Rest assured: Your body needs it

Cathleen Kronemer, NSCA-CPT, Certified Health Coach, is a longtime fitness instructor at the Jewish Community Center. She is also a member of the St. Louis Jewish Sports Hall of Fame.

By Cathleen Kronemer

Many avid gym-goers exercise because they enjoy it.  Some even love it!  There, I said it, and yes, it’s quite true.  There are individuals in the world who wake up anticipating the day’s workout, and whose last thought as eyes are closing and head hits the pillow, is “What shall I train tomorrow?”

If you’re currently hitting the gym approximately five hours a week, congratulations!  You probably feel terrific! However, if five hours a week begins to edge closer to six, then seven, and eventually exercising twice a day, you have quite possibly crossed into the somewhat addictive, and often dangerous, zone of overtraining.

When an athlete is caught up in the cycle of overtraining, it is often difficult to recognize the warning signs, especially in yourself. Certainly sore muscles begin to present themselves in a more profound manner, and this is to be expected.  But there are other, more subtle cues that your body may be trying to give you.

An increased resting heart rate and insatiable thirst are two of the earliest signs of overtraining.  The heartbeat may be the result of the body attempting to meet the increased metabolic rate, which has come about due to the physical demands being placed upon the musculoskeletal system. Overtraining also tends to put the body in a muscle-wasting, catabolic state, and dehydration will naturally accompany this condition.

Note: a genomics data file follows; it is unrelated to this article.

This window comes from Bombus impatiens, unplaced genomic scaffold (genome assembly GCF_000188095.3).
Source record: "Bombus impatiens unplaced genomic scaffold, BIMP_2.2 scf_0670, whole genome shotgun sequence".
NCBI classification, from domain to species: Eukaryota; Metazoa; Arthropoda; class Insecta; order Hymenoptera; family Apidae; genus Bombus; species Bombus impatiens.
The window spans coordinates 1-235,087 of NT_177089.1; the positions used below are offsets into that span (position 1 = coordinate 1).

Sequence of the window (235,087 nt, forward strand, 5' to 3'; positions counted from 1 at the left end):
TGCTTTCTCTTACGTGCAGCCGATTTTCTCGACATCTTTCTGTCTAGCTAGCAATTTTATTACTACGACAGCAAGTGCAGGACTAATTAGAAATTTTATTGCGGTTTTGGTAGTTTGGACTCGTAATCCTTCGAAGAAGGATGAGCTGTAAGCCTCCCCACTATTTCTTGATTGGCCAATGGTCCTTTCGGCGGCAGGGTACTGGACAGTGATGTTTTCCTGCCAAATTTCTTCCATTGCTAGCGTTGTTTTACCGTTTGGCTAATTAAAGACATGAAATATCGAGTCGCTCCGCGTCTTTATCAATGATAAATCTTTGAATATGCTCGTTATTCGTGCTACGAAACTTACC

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By now you may be thinking that the adage “more is better” just might be a fallacy. If insomnia has become a frequent problem, training too hard or too often might be the culprit. A combination of an overloaded nervous system and hormonal system creates the perfect storm that keeps you from catching enough ZZZ’s. Taking a refreshing catnap during the day may sound appealing, but unfortunately it is not a panacea. The body requires physical restoration, and this occurs in the sleep phase most often attained between 10 p.m. and 2 a.m.  Since the muscles regenerate and grow while you are at rest, adequate sleep is a necessity.

Have you ever asked yourself, “Why do I train, anyway?”  Understanding your true motive behind taking that spin class, or bench-pressing all that weight can help stave off overtraining.  Once the gym becomes a daunting conquest or an insurmountable challenge – and yet you keep doing it, day after day – depression will eventually set in, with lowered self-esteem closing in on its heels.  Rather than admiring the physique you have sculpted when you look in the mirror, body image becomes an obsession in the wake of overtraining…and not in a healthy way.  This can lead to irritability, which then causes insomnia, and the cycle becomes self-perpetuating.

Ideally, the human body benefits greatly from taking an occasional week off from your regular exercise routine.  Knowing how psychologically difficult this can be for one in an over-trained state, just cutting back to three or four hours the first few days is a step in the right direction. Ease out of the gym gradually, culminating with one or two days of rest.  You may be surprised at the leap of progress you make in all aspects of your health!